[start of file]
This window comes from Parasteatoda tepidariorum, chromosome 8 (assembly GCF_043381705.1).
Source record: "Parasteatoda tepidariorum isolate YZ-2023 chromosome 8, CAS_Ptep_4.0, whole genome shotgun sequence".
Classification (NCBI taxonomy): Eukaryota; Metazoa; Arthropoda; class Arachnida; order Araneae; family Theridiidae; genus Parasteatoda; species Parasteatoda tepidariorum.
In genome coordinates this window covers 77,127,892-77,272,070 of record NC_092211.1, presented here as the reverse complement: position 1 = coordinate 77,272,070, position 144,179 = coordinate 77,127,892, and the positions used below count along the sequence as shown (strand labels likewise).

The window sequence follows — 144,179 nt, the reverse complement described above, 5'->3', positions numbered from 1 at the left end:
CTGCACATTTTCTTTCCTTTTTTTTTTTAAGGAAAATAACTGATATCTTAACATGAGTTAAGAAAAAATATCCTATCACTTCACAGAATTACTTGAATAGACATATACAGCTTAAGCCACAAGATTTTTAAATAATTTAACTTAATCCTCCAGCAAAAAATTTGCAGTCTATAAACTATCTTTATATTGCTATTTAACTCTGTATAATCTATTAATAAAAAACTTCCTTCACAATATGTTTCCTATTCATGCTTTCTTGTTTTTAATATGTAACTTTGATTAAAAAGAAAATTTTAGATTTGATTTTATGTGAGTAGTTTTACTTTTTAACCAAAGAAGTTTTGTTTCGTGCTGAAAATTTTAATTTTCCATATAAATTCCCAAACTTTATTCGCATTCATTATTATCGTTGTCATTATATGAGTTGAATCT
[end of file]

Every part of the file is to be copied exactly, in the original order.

This window comes from Parasteatoda tepidariorum, chromosome 8 (assembly GCF_043381705.1).
Source record: "Parasteatoda tepidariorum isolate YZ-2023 chromosome 8, CAS_Ptep_4.0, whole genome shotgun sequence".
Classification (NCBI taxonomy): Eukaryota; Metazoa; Arthropoda; class Arachnida; order Araneae; family Theridiidae; genus Parasteatoda; species Parasteatoda tepidariorum.
In genome coordinates this window covers 77,127,892-77,272,070 of record NC_092211.1, presented here as the reverse complement: position 1 = coordinate 77,272,070, position 144,179 = coordinate 77,127,892, and the positions used below count along the sequence as shown (strand labels likewise).

The window sequence follows — 144,179 nt, the reverse complement described above, 5'->3', positions numbered from 1 at the left end:
CTGCACATTTTCTTTCCTTTTTTTTTTTAAGGAAAATAACTGATATCTTAACATGAGTTAAGAAAAAATATCCTATCACTTCACAGAATTACTTGAATAGACATATACAGCTTAAGCCACAAGATTTTTAAATAATTTAACTTAATCCTCCAGCAAAAAATTTGCAGTCTATAAACTATCTTTATATTGCTATTTAACTCTGTATAATCTATTAATAAAAAACTTCCTTCACAATATGTTTCCTATTCATGCTTTCTTGTTTTTAATATGTAACTTTGATTAAAAAGAAAATTTTAGATTTGATTTTATGTGAGTAGTTTTACTTTTTAACCAAAGAAGTTTTGTTTCGTGCTGAAAATTTTAATTTTCCATATAAATTCCCAAACTTTATTCGCATTCATTATTATCGTTGTCATTATATGAGTTGAATCT